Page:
Good Humor Radio Hour is at Tyler Center
Wednesday, April 4, 2018
By GUY D’ASTOLFO
The Good Humor Radio Players will make its debut next week in a venue that is appropriate in many ways.
The new audio-drama troupe, led by Youngstown State University professor Fred Owens, will present the Good Humor Radio Hour in the ballroom of the Tyler History Center, downtown.
The Tyler, a museum of local history, is operated by the Mahoning Valley Historical Society. Its building at 325 W. Federal St. was the location where the late Harry S. Burt first manufactured his invention the Good Humor Bar – the first ice cream on a stick confection – in the 1930s.
The Good Humor Radio Players, of course, take their name from the landmark treat. The type of entertainment they will provide is a modernized take on the “theater of the mind” radio shows that were at the peak of their popularity in the pre-television era. These early radio dramas include Fibber McGee, The Shadow, Inner Sanctum and The Lone Ranger.
The inaugural Good Humor Radio Hour will be presented at 7 p.m. Tuesday and Wednesday. Admission is free but tickets must be secured in advance through the YSU Theater box office; call 330-941-3105. Only 144 seats will be available for each performance.
“We’re not charging admission because people don’t know what to expect,” said Owens. “We’re establishing the brand.”
H. William Lawson, director of the historical society, said the Good Humor Radio Players are “a perfect fit” for the Tyler because of “our connection to Harry Burt’s confectionary and the Good Humor story.”
Lawson said the society is always looking for opportunities to host cultural and social events. “When opportunities arise that tie in directly to the society’s mission, we are eager to form partnerships to bring such programs to the public.”
The Good Humor Radio Players is a function of YSU’s communication, and theater and dance departments. It includes YSU students and members of the community.
The show will feature four different stories that will total about an hour in length. Using old-time microphones, actors, Foley (sound effects specialists) artists, sound engineers and musicians will work together. The audience can watch the interaction of the performers, or just listen – as if hearing it on a radio.
There is also a third option: a very low-power FM radio transmitter on the site will broadcast the performance. Guests can also bring a small radio with earbuds and listen on radio while they watch it live in the “studio.”
Owens said the art form is meant to be “viewed” only in the imagination of the audience members.
“It’s an audio experience for the audience,” said Owens. “They can close their eyes and enjoy a theater of the mind, or they can watch the production being made, watch the actors interact with each other and the sound effects people creating sounds, and the musicians. It’s a dual performance.”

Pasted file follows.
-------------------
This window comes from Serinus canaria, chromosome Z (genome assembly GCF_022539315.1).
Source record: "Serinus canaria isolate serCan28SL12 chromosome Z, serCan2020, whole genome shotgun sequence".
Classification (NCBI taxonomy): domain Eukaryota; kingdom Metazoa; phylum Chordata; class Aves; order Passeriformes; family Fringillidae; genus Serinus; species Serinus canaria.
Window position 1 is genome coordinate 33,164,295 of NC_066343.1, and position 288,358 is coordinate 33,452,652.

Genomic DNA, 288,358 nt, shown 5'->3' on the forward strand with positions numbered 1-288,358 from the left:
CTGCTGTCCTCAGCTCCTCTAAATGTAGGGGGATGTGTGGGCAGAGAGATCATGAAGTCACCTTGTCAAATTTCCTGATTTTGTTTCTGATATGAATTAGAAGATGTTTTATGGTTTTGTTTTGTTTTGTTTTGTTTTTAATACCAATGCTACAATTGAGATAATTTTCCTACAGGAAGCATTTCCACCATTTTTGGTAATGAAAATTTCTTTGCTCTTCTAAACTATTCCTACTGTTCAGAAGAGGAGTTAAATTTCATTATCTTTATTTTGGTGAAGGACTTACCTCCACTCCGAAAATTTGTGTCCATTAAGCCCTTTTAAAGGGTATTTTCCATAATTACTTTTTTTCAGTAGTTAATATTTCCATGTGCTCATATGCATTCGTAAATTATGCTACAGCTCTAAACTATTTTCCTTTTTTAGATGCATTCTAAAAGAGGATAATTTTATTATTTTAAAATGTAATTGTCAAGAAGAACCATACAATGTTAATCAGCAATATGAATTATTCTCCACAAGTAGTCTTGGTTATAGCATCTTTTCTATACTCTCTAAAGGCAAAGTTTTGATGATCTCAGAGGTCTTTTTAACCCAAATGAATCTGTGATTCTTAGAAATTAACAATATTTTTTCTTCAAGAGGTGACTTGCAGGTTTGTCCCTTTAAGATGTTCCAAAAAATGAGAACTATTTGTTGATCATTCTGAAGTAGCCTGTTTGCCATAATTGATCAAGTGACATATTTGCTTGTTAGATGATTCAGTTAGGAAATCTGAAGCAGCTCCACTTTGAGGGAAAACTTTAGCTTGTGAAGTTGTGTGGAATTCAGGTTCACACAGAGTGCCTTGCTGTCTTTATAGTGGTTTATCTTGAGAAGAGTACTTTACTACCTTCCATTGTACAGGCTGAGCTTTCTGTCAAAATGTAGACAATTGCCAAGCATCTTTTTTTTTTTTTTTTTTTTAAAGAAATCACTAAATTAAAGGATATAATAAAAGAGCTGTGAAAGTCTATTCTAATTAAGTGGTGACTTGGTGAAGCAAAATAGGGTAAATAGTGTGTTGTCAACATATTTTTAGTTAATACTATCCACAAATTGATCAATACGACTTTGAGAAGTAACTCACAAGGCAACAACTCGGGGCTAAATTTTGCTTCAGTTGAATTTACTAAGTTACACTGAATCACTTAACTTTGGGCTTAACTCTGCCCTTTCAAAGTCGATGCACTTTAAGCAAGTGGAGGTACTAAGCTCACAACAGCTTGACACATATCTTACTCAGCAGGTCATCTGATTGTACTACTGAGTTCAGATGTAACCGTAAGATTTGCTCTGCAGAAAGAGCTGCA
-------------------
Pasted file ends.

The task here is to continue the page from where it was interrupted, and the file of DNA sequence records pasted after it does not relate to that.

Owens hopes to make the radio players an ongoing twice-a-year part of the local theater scene. He is already planning a spooky Halloween show in October at the Tyler.
He has done a couple of smaller radio theater projects over the last year as a build-up to creating the Good Humor Radio Players.
The troupe will not only provide a new form of theater; it will give YSU theater students some valuable experience.
“The demand for voice actors nationwide is off the chart,” said Owens. “There is so much going on with TV, film, podcasting and audio books. The students realize that for them to be complete performers, they need these ‘booth’ skills. This gives another set of skills. It’s a chance for them to do something innovative and different.”
Owens teaches telecommunication skills – broadcasting, announcing, audio production – at YSU.
The inaugural performance next week will include four stories, directed by YSU theater professors Chris Hill, Todd Dickens and Matthew Mazuroski, plus percussion students from the Dana School of Music at YSU.
“Percussion was the origin of sound effects,” said Owens.
Though radio drama is an older form of broadcasting, the first Good Humor performance will have mostly contemporary settings.
“Kidnapping 101” takes place in New York, where a first-time kidnapper is trying to extort money but is doing everything wrong.
“Dating 2.0” is about two divorced middle-aged women who are trying to bet back into the dating scene.
“Bradbury’s Funeral Home” examines why it’s important to cherish our time together.
“The Lone Stranger” is a parody of “The Lone Ranger.”
A few “original” commercials will be inserted into the show. “We working on an Idora Park commercial, and another for Mahoning National Band,” said Owen, citing two familiar Valley institutions that no longer exist.
Guests to the performances will be treated to complimentary Red Ribbon Cherry Soda, a throwback soft drink from Natrona Bottling in Pennsylvania, and also Good Humor bars. Limited free parking will be available on the west side of the Tyler building.